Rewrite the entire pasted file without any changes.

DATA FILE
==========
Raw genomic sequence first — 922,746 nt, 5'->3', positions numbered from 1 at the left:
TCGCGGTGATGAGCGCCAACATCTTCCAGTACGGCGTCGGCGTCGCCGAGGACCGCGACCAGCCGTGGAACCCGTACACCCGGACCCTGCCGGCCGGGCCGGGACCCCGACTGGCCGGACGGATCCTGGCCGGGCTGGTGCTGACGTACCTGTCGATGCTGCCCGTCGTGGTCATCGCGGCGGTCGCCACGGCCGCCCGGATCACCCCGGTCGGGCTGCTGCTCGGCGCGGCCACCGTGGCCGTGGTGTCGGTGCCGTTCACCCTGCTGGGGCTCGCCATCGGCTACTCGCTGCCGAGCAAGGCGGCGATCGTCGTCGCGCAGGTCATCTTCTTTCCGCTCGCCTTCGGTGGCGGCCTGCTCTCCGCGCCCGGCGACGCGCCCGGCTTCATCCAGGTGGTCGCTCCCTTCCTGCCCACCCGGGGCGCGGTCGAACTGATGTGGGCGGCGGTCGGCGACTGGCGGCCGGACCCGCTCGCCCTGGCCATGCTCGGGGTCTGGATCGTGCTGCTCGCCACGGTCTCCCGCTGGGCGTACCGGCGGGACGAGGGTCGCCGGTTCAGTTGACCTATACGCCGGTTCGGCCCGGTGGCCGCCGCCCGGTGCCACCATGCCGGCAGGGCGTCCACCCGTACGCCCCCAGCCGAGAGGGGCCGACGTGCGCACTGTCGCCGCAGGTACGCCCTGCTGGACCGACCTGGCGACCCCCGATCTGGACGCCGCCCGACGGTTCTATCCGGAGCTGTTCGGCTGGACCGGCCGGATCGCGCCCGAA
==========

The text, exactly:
Raw genomic sequence first — 922,746 nt, 5'->3', positions numbered from 1 at the left:
TCGCGGTGATGAGCGCCAACATCTTCCAGTACGGCGTCGGCGTCGCCGAGGACCGCGACCAGCCGTGGAACCCGTACACCCGGACCCTGCCGGCCGGGCCGGGACCCCGACTGGCCGGACGGATCCTGGCCGGGCTGGTGCTGACGTACCTGTCGATGCTGCCCGTCGTGGTCATCGCGGCGGTCGCCACGGCCGCCCGGATCACCCCGGTCGGGCTGCTGCTCGGCGCGGCCACCGTGGCCGTGGTGTCGGTGCCGTTCACCCTGCTGGGGCTCGCCATCGGCTACTCGCTGCCGAGCAAGGCGGCGATCGTCGTCGCGCAGGTCATCTTCTTTCCGCTCGCCTTCGGTGGCGGCCTGCTCTCCGCGCCCGGCGACGCGCCCGGCTTCATCCAGGTGGTCGCTCCCTTCCTGCCCACCCGGGGCGCGGTCGAACTGATGTGGGCGGCGGTCGGCGACTGGCGGCCGGACCCGCTCGCCCTGGCCATGCTCGGGGTCTGGATCGTGCTGCTCGCCACGGTCTCCCGCTGGGCGTACCGGCGGGACGAGGGTCGCCGGTTCAGTTGACCTATACGCCGGTTCGGCCCGGTGGCCGCCGCCCGGTGCCACCATGCCGGCAGGGCGTCCACCCGTACGCCCCCAGCCGAGAGGGGCCGACGTGCGCACTGTCGCCGCAGGTACGCCCTGCTGGACCGACCTGGCGACCCCCGATCTGGACGCCGCCCGACGGTTCTATCCGGAGCTGTTCGGCTGGACCGGCCGGATCGCGCCCGAA